Occupational Safety and Health Act

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    History

    • Congress passed the Occupational Safety and Health Act (OSHA), 29 CFR 1926, in December 1970, establishing the administration with the same acronym. This act was then amended in 2004.

    Function

    • Designed to help regulate interstate commerce, this act set rules, regulations and standards across the country for workers and employers to follow. These safety rules cover all different areas of work and tools, including areas of work like construction and maritime work and tools like ladders and power tool upkeep.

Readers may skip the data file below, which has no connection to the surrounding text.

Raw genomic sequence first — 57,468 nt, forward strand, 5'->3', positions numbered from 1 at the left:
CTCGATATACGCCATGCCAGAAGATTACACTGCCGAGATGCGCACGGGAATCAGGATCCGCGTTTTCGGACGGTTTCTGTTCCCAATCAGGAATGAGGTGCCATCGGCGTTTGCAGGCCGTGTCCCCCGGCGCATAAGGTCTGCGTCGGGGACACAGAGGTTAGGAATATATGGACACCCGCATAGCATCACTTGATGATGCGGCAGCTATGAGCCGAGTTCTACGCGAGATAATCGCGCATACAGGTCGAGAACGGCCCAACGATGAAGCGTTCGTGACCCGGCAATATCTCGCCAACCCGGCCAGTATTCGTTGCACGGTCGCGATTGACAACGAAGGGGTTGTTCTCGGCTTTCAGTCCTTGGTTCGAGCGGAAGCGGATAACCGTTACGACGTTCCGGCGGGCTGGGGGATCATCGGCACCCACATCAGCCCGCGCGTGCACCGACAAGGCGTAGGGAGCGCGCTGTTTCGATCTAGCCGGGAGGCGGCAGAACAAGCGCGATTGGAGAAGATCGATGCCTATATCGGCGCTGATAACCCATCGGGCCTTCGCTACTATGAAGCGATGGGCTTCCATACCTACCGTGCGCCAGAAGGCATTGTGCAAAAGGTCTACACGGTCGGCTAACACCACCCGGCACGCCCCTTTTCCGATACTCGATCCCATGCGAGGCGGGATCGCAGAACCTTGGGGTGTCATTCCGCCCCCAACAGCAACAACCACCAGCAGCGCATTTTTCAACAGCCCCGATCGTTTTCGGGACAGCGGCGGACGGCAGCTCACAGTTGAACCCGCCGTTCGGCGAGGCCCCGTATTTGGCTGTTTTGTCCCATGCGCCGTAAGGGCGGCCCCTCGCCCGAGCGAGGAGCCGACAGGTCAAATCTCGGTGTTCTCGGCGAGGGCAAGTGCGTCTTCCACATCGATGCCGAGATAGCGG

Benefits

    • This act made sweeping transformation to the way workplaces were handled. Benefits of setting these guidelines included decreased work accidents and deaths; Increased productivity due to lack of accidents; and lowering of medical bills and insurance bills.

    Features

    • When passed, the act set up an administration to oversee and enforce the guidelines that Congress passed. It can levee fines and administer work stoppages when there are violations.

    Considerations

    • As an employer, there is a litany of regulations to be followed (see Resources). It is important to stay within regulation to avoid fines. As an employee, be weary of dangerous situations not only for yourself but for other coworkers. As an employee, you may also be responsible for OSHA compliance (depending on job duties).

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